Late last week, Atlassian founder Mike Cannon-Brookes tweeted at fellow billionaire and Tesla CEO Elon Musk asking for details about Tesla’s Powerpacks. The Powerpacks are utility-grade lithium-ion battery installations that Tesla sells in addition to electric cars. Musk responded publicly with a price—$250 per kWh for a 100MWh installation, or $25 million (about $A33 million) before taxes and labor. The CEO added that he could install the system in 100 days or the batteries would be free.
The tweets preceded a flurry of activity from lawmakers at the state and federal level in Australia. On Saturday, Australian Prime Minister Malcolm Turnbull reportedly had a phone conversation with Musk and tweeted after the call, “Thanks @elonmusk for a great in depth discussion today about energy storage and its role in delivering affordable & reliable electricity.”
Then on Tuesday, the South Australian government announced that it would dedicate $A510 million (~$391 million) to the production of a new gas-fired power plant as well as “Australia’s largest battery,” according to the Australian Broadcasting Corporation (ABC). South Australia has struggled throughout the summer with blackouts due to extreme weather and grid issues, and pressure has been mounting for leaders to do something.
The 250MW gas-fired plant would cost $A360 million ($276 million) and would be turned on in times of emergency, South Australian Premier Jay Weatherill said. Weatherill added that the private sector would build a 100MW battery system (the state government did not specify how long such an installation would run) with the help of a $A150 million ($115 million) renewable energy fund. About $A75 million ($58 million) of that fund would be grants, while the other half would be loans. The premier later clarified that battery installers would have to compete for access to the renewable fund, which could go to three separate winners or one winner. He added that South Australia would want the batteries in place by next summer.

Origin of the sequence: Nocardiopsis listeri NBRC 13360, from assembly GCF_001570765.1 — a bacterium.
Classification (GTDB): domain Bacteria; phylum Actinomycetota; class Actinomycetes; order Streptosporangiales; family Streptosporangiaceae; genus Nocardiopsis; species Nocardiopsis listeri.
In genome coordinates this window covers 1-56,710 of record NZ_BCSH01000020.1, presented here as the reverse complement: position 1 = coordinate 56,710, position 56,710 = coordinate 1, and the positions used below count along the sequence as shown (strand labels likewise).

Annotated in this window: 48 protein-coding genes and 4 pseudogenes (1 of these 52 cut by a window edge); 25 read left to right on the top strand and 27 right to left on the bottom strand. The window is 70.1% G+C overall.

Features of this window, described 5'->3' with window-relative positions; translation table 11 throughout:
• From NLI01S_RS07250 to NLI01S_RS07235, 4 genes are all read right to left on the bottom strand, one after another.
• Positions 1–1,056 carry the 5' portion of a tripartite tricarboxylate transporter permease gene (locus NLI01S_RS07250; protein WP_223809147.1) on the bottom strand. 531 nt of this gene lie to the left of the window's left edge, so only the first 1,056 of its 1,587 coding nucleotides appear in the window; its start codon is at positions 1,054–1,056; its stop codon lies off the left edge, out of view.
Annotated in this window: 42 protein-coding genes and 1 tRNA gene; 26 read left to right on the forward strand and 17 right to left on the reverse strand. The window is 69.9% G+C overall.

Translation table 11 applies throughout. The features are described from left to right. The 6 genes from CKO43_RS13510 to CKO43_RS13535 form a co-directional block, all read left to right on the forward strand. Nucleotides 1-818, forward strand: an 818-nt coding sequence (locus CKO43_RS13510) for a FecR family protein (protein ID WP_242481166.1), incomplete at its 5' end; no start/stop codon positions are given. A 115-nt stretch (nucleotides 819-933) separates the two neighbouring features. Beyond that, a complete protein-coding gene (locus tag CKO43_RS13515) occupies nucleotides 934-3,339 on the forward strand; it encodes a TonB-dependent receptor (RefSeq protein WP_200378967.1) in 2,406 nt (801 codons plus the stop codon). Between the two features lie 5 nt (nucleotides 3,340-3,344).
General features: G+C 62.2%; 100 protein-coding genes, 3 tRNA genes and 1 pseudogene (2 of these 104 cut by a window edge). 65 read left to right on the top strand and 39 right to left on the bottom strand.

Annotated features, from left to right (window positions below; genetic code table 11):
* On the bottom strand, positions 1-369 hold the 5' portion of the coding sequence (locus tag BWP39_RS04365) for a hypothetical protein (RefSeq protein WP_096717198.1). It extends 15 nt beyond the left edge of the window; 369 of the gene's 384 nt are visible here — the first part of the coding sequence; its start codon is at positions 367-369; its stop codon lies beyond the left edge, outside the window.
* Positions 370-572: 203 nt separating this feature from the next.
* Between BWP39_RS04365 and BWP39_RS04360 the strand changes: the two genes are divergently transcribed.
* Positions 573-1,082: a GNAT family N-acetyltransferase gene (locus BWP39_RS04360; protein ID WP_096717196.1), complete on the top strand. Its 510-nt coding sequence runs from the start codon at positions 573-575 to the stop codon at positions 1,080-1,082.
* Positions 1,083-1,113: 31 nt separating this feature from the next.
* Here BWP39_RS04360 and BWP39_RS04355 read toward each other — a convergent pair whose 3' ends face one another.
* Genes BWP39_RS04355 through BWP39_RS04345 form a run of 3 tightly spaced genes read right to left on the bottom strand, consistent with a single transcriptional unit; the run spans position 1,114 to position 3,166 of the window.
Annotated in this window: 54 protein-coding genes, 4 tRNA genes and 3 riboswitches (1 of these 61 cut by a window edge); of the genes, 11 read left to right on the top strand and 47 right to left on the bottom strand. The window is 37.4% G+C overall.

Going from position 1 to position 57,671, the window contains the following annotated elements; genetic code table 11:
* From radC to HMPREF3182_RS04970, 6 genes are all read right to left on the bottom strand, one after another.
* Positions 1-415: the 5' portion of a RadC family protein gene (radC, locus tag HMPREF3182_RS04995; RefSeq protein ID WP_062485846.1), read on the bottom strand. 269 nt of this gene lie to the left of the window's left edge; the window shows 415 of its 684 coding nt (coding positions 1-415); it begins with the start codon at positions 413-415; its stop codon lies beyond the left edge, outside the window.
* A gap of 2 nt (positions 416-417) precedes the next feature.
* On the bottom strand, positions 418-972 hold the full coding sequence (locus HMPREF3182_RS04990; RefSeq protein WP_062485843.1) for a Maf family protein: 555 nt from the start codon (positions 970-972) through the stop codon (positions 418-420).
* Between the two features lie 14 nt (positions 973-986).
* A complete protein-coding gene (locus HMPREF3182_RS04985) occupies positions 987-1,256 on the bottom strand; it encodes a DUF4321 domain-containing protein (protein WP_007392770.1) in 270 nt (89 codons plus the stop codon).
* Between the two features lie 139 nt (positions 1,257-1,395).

At the same time, the government of the state of Victoria pledged to invest an extra $A20 million ($15 million) in either battery storage, pumped storage, or solar thermal storage schemes. That pledge was in addition to an earlier $A5 million pledge made in mid-February.
Prime Minister Turnbull then announced on Thursday a $2 billion plan to expand the Snowy Hydro Scheme, a hydroelectric complex in the Snowy Mountains, by improving its pumped storage capabilities. The Snowy Hydro Scheme is co-owned by the Australian federal government, as well as the governments of New South Wales and Victoria. ABC said the Australian Renewable Energy Agency will head up the project, which could take years to complete. No new dams would be constructed, but new tunnels and power stations would be built to add up to 2GW to the current 4GW complex.
According to a press release by Snowy Hydro, the company hopes to begin a feasibility study soon to “explore the physical, technical, and environmental requirements for expansion of pumped hydro at sites across the Scheme.”
In a press release from Turnbull’s office, the prime minister threw shade at South Australia’s proposed battery investment, saying of the proposed Snowy Hydro pumped storage expansion: “In one hour it could produce 20 times the 100Mwh expected from the battery proposed by the South Australian Government, but would deliver it constantly for almost a week (or 350,000 Mwh over seven days).”
But according to the Australian Financial Review, the bickering between politicians was unimportant. “Early indications from [South Australia] are that [Turnbull’s] intervention has been popular with voters who just want the problems fixed and neither care about nor understand the National Electricity Market.” For Cannon-Brookes, the point was the commitment to energy sources that reduce greenhouse gas emissions. “This is fantastic @TurnbullMalcolm!” the tech founder tweeted. “2GW (yes!) expansion of Snowy Hydro scheme. Smart & renewable. One to watch.”
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